At UFC 238 this Saturday, June 8, the bantamweight division will crown its first new champion since November 2017. In March, former champion T.J. Dillashaw was forced to vacate his title due to a doping violation. Now, flyweight champion Henry Cejudo moves up to 135 to challenge bantamweight No. 1 contender Marlon Moraes.

According to Trent Reinsmith from MyTopSportsbooks.com, the odds for the fight have Moraes as a very slight -125 favorite, while Cejudo is around -105. Looking at recent history, it’s hard to make either fighter the underdog, as Saturday’s title bout will be a battle between two men on impressive winning streaks.

Cejudo has won four straight since a narrow split-decision loss to Joseph Benavidez in December of 2016, and his last two wins were the most impressive of his career.



In August of last year, he captured the flyweight title from the once-indomitable Demetrious Johnson, handing Mighty Mouse his first loss in over seven years. He followed that up by sending Dillashaw to the canvas in January when the former bantamweight king moved down in an attempt to become a two-division champion.

Moraes has also won four in a row heading into UFC 238. Since losing his UFC debut to Raphael Assunção in June 2017, he’s beaten John Dodson, Aljamain Sterling, Jimmie Rivera, and most recently avenged his loss to Assunção in February via first-round submission.

With three straight first-round finishes, Moraes has arguably been the most impressive fighter in the entire UFC over the last year-plus. According to UFCStats.com, he has absorbed just five strikes in his last three fights combined. He also hasn’t conceded a single takedown.

However, when he squares off with former Olympic freestyle gold-medalist Henry Cejudo, Moraes’ career 60 percent takedown defense will be put to the ultimate test.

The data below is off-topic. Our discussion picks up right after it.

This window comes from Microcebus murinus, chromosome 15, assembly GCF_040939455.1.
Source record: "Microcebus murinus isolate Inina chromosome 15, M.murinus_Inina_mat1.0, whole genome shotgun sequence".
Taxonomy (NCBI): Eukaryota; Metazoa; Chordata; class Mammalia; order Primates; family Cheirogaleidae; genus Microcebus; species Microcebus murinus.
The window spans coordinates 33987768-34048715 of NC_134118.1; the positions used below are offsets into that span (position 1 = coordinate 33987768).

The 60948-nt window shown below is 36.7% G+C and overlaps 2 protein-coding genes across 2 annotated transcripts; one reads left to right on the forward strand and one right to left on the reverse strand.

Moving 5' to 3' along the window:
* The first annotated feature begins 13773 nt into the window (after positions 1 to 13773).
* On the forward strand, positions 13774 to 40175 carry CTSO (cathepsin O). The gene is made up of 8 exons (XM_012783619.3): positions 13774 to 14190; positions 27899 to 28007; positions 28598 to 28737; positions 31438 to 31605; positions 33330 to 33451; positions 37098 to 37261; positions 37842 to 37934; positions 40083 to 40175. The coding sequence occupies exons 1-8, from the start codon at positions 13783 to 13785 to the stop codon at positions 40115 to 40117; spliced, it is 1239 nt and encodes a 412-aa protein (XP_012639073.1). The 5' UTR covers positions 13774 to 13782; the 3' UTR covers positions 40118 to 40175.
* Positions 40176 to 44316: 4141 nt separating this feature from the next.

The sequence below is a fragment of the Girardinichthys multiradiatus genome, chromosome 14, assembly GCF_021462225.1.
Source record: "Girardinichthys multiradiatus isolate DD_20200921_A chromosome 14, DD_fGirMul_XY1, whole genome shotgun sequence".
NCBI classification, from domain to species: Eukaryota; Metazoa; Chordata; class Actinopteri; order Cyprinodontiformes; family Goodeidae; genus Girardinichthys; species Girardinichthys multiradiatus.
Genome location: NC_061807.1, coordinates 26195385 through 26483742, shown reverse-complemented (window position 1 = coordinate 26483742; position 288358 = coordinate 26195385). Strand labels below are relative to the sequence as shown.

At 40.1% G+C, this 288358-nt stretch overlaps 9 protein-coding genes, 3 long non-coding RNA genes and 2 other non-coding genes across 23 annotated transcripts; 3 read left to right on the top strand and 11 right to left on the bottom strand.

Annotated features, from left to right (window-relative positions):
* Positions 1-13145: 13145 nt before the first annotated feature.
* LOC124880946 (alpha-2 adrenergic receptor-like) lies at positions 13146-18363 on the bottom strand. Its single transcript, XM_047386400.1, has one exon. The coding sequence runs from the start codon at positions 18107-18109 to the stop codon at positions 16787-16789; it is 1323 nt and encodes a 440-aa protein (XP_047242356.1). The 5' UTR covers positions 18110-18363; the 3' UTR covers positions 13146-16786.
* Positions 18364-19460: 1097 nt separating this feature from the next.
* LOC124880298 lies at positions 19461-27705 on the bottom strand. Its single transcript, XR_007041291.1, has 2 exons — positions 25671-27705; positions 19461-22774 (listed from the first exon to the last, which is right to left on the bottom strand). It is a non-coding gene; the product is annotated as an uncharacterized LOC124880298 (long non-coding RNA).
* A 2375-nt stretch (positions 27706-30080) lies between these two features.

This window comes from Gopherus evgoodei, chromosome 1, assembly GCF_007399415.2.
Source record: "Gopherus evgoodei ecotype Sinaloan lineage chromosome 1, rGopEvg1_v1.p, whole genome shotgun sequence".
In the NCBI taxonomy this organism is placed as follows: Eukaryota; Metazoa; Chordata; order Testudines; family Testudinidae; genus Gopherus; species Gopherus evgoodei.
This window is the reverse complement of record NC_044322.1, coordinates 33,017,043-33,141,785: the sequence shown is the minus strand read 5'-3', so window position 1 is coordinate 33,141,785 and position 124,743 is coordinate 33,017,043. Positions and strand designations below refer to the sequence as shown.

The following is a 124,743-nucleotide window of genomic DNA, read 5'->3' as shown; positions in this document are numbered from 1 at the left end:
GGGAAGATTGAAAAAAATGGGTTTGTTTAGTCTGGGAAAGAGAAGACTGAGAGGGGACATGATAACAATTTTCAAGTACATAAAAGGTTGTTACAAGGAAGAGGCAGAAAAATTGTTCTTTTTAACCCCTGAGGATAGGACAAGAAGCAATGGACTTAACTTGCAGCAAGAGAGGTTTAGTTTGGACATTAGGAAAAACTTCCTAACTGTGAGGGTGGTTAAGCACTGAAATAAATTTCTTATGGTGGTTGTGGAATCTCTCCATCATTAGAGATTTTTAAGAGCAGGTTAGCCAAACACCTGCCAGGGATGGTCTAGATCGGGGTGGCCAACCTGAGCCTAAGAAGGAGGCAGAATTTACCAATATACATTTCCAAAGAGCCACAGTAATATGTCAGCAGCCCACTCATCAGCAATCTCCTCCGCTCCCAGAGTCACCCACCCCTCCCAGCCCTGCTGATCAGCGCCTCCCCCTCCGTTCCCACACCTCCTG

As impressive as Cejudo’s standup was against Dillashaw, he knows that his biggest advantage against Moraes is his wrestling. Cejudo will likely try to push the pace, relentlessly looking to get the fight to the mat. Moraes’ Thai-boxing prowess is not something “The Messenger” will want to flirt with.

When it comes to securing a takedown, though, the big issue for Cejudo will be size and strength. Moraes will have a significant weight advantage by the time the pair actually step into the octagon. He’s a far more natural 135-pounder and he’s likely to be about 10 pounds heavier than Cejudo on fight night. On top of that, his strength in the clinch is well known, even compared to fighters his own size.

If and when Cejudo shoots for Moraes’ legs from distance, he’s going to open himself up to the Brazilian’s powerful knees, which could easily lead to Moraes’ fourth-straight, first-round stoppage.

The most-plausible script for this fight is that the significantly smaller Cejudo is unable to get the fight on the ground, despite his wrestling pedigree. With the majority of the fight spent in Moraes’ domain, the 31-year-old Brazilian should be able to at least out-point Cejudo, if not score a stoppage, earning the first UFC title of his underrated career.

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